§ The Hollywood Reporter profiled the Hero Initiative and Jim McLauchlin.

§ The Washington Post profiled newly installed Valiant Comics executive editor Joe Illidge.

Illidge says his new position will give him a bird’s-eye view of the Valiant universe, working with editorial staff members to outline the future publishing plan of Valiant and create ways to expand its audience. Valiant Comics includes comic book titles “Bloodshot,” “Shadowman” and “X-O Manowar.” He’ll oversee the upcoming “Harbinger Wars 2” crossover event, featuring many Valiant characters — a follow-up to its initial event in 2013. And with a “Bloodshot” movie starring Vin Diesel rumored to start production later this year, Illidge is convinced that Valiant’s movie deal with Sony will bring new sets of eyes to the publisher in the near future.

§ The Chicago Tribune profiled Spike Trotman and Iron Circus Comics:

“I’m living the uncanny dream of every book that I print goes to the printer already in the black,” Trotman said. “It’s already paid for itself before it even exists. And it takes a lot of the risk out of being a small publishers. “There have been more black female astronauts than there have been black female headline writers for comic book companies,” she continued. “I opted out of that. I’m not interested in banging my head against the wall with everyone around me pretending I’m just not good enough when I know damn well I am.”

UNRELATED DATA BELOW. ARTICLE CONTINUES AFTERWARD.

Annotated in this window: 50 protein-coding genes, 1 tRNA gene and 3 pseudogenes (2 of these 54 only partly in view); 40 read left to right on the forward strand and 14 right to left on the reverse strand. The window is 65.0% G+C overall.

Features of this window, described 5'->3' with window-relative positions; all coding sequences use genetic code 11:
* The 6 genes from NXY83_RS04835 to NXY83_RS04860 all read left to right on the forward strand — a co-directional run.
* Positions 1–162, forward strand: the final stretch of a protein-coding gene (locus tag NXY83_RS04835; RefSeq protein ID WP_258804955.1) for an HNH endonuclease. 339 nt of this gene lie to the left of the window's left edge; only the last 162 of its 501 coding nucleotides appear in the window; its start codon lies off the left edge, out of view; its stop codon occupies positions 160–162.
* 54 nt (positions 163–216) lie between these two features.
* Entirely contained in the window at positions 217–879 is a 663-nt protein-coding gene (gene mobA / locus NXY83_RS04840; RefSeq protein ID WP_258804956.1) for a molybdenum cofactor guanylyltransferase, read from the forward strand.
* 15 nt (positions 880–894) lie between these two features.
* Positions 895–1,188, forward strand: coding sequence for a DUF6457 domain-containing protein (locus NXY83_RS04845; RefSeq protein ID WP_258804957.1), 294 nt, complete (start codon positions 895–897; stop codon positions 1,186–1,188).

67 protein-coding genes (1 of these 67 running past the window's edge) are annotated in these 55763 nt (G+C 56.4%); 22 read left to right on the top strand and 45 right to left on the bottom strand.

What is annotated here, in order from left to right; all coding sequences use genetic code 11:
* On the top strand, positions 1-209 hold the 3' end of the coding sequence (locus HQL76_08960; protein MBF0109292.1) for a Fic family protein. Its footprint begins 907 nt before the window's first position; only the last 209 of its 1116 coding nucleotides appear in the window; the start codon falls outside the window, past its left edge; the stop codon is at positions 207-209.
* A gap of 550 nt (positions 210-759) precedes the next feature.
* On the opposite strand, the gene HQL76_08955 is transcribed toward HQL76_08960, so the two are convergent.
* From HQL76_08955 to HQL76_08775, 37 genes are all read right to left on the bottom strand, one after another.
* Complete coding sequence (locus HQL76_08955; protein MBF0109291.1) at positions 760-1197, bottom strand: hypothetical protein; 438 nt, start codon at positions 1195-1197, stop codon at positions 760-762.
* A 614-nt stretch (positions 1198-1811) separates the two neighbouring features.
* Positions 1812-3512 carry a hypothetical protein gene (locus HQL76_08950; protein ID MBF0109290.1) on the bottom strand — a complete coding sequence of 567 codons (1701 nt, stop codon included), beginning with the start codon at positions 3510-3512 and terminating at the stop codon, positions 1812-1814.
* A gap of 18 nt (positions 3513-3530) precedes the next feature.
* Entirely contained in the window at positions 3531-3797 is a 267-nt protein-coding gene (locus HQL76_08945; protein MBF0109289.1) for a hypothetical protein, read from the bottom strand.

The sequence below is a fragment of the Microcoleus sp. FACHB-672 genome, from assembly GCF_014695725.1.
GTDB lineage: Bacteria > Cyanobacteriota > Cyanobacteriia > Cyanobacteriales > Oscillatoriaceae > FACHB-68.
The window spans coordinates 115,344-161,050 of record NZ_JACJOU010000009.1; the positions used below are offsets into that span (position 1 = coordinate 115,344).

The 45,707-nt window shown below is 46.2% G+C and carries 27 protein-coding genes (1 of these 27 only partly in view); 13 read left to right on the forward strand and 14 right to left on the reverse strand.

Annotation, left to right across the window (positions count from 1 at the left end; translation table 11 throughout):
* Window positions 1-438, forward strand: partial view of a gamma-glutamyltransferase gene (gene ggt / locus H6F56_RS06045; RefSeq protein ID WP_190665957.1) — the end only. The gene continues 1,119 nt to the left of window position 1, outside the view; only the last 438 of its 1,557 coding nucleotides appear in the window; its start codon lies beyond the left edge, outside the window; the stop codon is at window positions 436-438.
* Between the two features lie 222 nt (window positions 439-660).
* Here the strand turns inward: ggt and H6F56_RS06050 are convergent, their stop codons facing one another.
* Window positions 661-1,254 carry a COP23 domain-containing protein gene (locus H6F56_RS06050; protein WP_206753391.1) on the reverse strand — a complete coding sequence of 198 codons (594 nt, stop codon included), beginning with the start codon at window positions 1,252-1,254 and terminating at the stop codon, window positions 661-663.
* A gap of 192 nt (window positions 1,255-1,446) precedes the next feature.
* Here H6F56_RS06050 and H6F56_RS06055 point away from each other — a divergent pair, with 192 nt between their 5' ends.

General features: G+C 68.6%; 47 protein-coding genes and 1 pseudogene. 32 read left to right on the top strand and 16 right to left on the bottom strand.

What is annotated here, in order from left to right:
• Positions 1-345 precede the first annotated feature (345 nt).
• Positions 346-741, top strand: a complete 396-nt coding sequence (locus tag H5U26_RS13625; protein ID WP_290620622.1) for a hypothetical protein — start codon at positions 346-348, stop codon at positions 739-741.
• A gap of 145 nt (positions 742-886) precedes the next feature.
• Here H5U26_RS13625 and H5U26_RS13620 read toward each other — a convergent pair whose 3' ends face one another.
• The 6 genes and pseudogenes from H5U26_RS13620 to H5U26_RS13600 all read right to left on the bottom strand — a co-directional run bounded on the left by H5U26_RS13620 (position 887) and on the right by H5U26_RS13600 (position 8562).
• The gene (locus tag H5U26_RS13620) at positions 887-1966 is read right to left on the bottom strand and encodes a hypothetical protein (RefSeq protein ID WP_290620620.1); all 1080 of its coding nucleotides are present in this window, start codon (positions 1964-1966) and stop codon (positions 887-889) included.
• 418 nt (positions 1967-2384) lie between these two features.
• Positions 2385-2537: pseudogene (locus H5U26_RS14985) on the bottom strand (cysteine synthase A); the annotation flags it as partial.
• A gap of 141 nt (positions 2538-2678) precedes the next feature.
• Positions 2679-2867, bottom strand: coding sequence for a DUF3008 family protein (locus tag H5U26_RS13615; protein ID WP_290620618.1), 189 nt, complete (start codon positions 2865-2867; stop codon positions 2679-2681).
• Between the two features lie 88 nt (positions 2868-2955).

§ The LA times profiled Dan Didio and Jim Lee vis a vis Action #1000.

§ Comicsverse wrote about MAUS, DEOGRATIAS, and Dehumanization in Genocide – Deogratias is an excellent book about the Rwandan genocide that came out a decade ago or so but it’s being preinted and I hope it gets more attention now.

§ And speaking of Maus, Art Spiegelman is profiled in the NY Review of Books:

Art Spiegelman: I’m not working on a graphic novel. At this moment, I only work when I feel the need. Frankly, I’m “comfortable” in a way that makes me uncomfortable. At the same time, I need to do something with my brain, and so I explore whatever is churning through without necessarily going public with it or publishing.


§ Chris Anthony Diaz has an amazing series of photos from MoCCA Fest last weekend. EVERYONE was entranced by the contrasting colors of Hazel Newlevant and Julia Gfrörer’s hair.

§ And another short MoCCA report by Joe Corrallo.

§ And Tingfest kicks off this week! This is sort of an only-in-Canada thing, where they spend THREE WEEKS celebrating the life of Merle Tingley:

“He’s kind of the spirit of the festival,” echoed Diana Tamblyn, the graphic novelist who came up with the idea for an annual show inspired by Free Press editorial cartoonist Merle Tingley, who died last June at the age of 95 and still serves as the spiritual guide for the three-week-long event. This will be the fifth annual edition of Tingfest and the first after Tingley’s death.

§ Finally, the annual Eisner Graphic Novel Growth Grant has been presented to the Kraemer Family Library.